University launches Indonesia strategy
The University of Melbourne has launched a new strategy to build closer partnerships in Indonesia, increase joint research projects and help develop a world-class higher education system in the leading South-East Asian nation.
The Engaging with Indonesia 2020-2024 strategy highlights the need to collaborate with Indonesian universities and researchers to have a positive impact on issues facing Indonesia and the world.
The University will play a key role in health security partnerships between Indonesia and Australia, develop joint research initiatives in agriculture and food sustainability, build better knowledge of law and policy reform processes in Indonesia, and foster understanding of Indonesian society and culture.
Under the strategy, the University of Melbourne is aiming to be a pre-eminent source of expertise, have an impact on policy setting and debate, and promote greater understanding between Australia and Indonesia.
The new strategy will build on the established ties between the University and Indonesia and follows this year’s signing of the Indonesia-Australia Comprehensive Economic Partnership Agreement.
The University is aiming to work with government, universities and partners to develop key initiatives such as:
- The University of Melbourne Indonesia Post-Doctoral Program: A flagship post-doctoral program offering world-class academic training for aspiring Indonesian scholars.
- A Melbourne Professional Education Centre: A venue for the University’s increasingly popular training offerings in areas ranging from infrastructure project finance to statelessness.
- An Indo-Pacific One Health Network: Work with Indonesian partners to jointly develop a model for a ‘One Health’ research centre intended for replication across ASEAN.
- A Melbourne-Indonesia ‘Graduate School’: An expanded offering of joint degrees with Indonesian partners will prepare a generation of graduates to move easily between Australia and Indonesia while engaged in key shared issues such as governance, health systems and poverty alleviation.
Vice-Chancellor Duncan Maskell said the new Engaging with Indonesia 2020-2024 strategy will help build long-term partnerships and relationships that are not transactional but grounded in respective strengths.
“The University of Melbourne aspires to lead the expansion of educational and academic cooperation between Australia and Indonesia. Indonesian students are our third largest cohort of international students and are a deeply valued part of our community. The diverse perspectives they bring to the University help to connect our institution and our student community to our global and regional peers, enriching the educational and research environment on campus.”
Professor Maskell said the University already enjoys partnerships with the leading universities in Indonesia. “Our partners are our anchor in Indonesia, providing a channel for research and educational exchange and the conduit through which we engage with the broader Indonesian university community.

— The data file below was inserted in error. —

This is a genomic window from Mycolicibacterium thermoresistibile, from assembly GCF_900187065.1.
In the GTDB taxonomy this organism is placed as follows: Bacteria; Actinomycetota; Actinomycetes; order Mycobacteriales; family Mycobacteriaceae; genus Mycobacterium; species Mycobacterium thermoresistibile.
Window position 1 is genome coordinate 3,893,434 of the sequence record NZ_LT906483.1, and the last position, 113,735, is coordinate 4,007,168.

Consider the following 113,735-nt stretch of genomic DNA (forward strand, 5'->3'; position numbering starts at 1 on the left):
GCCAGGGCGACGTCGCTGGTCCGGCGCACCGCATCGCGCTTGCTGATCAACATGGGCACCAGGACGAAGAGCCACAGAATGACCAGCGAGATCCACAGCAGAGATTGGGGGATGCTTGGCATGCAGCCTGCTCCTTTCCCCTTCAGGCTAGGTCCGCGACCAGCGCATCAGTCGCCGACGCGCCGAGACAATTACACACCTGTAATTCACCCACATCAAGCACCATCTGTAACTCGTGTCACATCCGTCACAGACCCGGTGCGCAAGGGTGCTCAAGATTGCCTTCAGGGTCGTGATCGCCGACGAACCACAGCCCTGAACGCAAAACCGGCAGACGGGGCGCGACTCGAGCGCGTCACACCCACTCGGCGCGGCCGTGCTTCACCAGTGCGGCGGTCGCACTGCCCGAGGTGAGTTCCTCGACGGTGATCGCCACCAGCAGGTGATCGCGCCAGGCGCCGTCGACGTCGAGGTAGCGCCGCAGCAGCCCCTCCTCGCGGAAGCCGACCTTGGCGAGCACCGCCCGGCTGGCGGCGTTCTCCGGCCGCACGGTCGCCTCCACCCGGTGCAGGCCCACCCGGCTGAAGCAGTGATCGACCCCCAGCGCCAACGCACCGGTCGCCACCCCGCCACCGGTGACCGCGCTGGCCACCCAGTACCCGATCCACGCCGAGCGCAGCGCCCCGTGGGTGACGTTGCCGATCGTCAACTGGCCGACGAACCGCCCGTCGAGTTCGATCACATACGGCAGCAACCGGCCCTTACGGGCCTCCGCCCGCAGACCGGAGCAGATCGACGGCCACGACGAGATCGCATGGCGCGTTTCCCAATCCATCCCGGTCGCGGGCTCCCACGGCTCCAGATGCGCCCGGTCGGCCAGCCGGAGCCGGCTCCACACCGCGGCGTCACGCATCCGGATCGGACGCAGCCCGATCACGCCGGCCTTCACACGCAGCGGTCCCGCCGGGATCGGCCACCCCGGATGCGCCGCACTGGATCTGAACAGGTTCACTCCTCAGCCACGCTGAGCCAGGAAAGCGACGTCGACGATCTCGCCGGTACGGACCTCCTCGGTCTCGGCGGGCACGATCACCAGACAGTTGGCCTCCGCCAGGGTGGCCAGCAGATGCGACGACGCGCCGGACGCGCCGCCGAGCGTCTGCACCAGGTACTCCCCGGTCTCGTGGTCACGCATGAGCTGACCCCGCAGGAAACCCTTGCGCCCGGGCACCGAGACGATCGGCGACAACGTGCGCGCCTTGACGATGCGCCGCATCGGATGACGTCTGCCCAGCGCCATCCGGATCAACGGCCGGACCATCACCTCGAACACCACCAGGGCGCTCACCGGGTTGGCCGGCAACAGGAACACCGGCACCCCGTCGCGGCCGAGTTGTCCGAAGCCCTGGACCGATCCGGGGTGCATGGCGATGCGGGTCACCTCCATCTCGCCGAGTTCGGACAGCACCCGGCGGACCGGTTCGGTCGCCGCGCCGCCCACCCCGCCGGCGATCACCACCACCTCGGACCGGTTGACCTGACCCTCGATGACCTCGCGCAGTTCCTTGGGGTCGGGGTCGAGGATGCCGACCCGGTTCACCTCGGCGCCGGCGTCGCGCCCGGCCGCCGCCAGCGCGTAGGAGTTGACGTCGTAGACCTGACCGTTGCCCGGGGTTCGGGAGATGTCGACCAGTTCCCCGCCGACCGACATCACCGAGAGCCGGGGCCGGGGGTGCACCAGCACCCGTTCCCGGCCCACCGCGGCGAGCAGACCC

“Our academics are working with Indonesian scholars on research with an impact on the priorities and needs of Indonesian development and on the regional challenges that Indonesians and Australians share. Our students have the privilege of studying Indonesia first hand through co-taught intensive subjects. As we seek to continue to deepen our connections in Indonesia, our students, alumni and university partners will continue to be our anchor,” Professor Maskell said.
Australia’s Ambassador to Indonesia, Gary Quinlan, welcomed the University of Melbourne’s efforts to deepen its engagement with Indonesia through its new strategy. “The new strategy is a great example of the way Australian education providers can develop closer ties and create opportunities for researchers, students and governments that will extend for decades to come. Education cooperation will play a central role in our longer term relationship with Indonesia.”
Last year, the University appointed Professor Vedi Hadiz as Assistant Deputy Vice-Chancellor International (Indonesia) to coordinate and deepen collaboration between the University and Indonesian partners on curriculum development, research, research training and design of evidence-based policy.
Professor Hadiz said the University of Melbourne’s Indonesian office was the first point of contact for many Indonesian students and also provided advice and support to travelling academics. The University is exploring the need to expand the office to support the growing program of academic engagements, alumni events and executive education. “The University of Melbourne’s Indonesia Studies program was founded in 1958 and is now one of the flagship programs of the University’s Asia Institute and a world-leading centre of Indonesian studies.”
There are two dedicated University of Melbourne overseas subjects for undergraduates delivered at the campus of Udayana University in Bali. The Faculty of Arts has developed five Masters-level subjects for University of Melbourne students which are co-designed and jointly taught with Indonesian partners. The Faculty of Medicine, Dentistry and Health Sciences has a longstanding and ongoing articulation agreement with Universitas Indonesia for the Bachelor of Medical Science program, to which Universitas Indonesia sends up to twenty of their top medical students each year for two intensive semesters of study. The Faculty of Arts also delivers two joint degrees with university partners in Indonesia.